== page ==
A pet owner cannot recover damages for emotional distress due to the loss of a pet in Ohio, Ullmann v. Duffus, 2005-Ohio-6060. However, Tennessee allows up to $5,000 to be awarded to dog and cat owners for “the loss of the reasonably expected society, companionship, love, and affection of the pet.” Emotional distress awards have also been made in California for the loss of a pet. In 2004, a California jury awarded a man named Marc Bluestone $39,000 for the loss of his dog, and $30,000 of that was for the dog’s emotional value to his owner.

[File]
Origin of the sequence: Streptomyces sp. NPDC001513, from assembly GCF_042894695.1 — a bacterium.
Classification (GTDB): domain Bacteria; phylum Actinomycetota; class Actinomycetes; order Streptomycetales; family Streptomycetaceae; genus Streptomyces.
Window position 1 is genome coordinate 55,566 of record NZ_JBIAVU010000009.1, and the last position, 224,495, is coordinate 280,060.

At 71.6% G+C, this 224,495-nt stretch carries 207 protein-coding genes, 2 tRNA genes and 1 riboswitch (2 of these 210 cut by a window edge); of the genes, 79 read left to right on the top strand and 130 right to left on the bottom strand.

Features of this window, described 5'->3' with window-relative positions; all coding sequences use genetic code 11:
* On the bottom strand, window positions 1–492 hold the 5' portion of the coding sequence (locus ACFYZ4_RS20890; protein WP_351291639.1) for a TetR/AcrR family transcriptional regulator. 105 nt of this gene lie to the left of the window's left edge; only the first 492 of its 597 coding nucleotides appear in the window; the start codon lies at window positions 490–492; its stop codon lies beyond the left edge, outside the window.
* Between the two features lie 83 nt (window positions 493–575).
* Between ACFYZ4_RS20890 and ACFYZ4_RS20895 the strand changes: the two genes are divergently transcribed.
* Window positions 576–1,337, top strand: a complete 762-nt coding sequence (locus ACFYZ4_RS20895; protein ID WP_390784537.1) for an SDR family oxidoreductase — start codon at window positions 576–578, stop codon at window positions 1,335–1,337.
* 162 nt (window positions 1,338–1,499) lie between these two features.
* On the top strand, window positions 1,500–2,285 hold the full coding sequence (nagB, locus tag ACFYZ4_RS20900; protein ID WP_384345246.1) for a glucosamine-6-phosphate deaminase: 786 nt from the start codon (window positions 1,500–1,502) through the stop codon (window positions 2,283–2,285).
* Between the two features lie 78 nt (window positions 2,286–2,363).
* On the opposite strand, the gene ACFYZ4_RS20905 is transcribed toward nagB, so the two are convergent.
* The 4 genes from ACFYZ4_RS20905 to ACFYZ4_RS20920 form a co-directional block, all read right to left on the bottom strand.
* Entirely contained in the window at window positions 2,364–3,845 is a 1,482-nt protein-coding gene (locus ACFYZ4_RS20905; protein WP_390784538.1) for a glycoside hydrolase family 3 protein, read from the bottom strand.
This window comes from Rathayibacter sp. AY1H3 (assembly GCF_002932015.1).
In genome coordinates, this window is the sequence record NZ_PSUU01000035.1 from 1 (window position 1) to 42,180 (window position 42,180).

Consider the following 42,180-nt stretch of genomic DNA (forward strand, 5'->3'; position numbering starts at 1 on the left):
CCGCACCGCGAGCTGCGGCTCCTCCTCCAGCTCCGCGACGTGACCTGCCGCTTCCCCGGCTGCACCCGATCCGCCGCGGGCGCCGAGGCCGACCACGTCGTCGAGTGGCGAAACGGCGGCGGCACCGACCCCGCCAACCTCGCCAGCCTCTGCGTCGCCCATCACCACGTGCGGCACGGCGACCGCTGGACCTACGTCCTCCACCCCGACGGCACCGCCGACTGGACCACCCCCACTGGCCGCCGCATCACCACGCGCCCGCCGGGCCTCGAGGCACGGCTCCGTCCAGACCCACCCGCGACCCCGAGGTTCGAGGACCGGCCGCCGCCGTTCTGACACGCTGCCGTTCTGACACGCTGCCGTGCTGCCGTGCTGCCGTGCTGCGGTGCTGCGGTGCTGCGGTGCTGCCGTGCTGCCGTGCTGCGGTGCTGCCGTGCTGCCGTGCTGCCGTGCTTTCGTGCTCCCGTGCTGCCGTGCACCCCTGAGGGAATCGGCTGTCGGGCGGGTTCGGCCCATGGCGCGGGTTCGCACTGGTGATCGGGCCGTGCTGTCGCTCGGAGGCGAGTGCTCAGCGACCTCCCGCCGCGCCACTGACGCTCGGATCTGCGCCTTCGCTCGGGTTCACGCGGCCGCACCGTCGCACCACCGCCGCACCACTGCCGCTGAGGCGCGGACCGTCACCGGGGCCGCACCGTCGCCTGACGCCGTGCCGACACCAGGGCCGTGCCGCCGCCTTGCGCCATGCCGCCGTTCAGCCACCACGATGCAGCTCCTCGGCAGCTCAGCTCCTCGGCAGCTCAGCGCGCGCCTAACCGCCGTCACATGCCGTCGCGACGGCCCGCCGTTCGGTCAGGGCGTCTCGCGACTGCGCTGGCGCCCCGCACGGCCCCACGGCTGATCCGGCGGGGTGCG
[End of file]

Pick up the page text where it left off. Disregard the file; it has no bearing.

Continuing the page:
If you think your pet was injured due to veterinary malpractice, seek a second opinion from a qualified veterinarian as soon as possible. If your pet dies, take their body to another veterinarian to determine the cause of death; a college of veterinary medicine would be a good choice. Get all of your pet’s medical records and test results from the first vet. If the vet you consulted for a second opinion gives you information that supports your suspicions about malpractice, contact a qualified, experienced Ohio attorney immediately.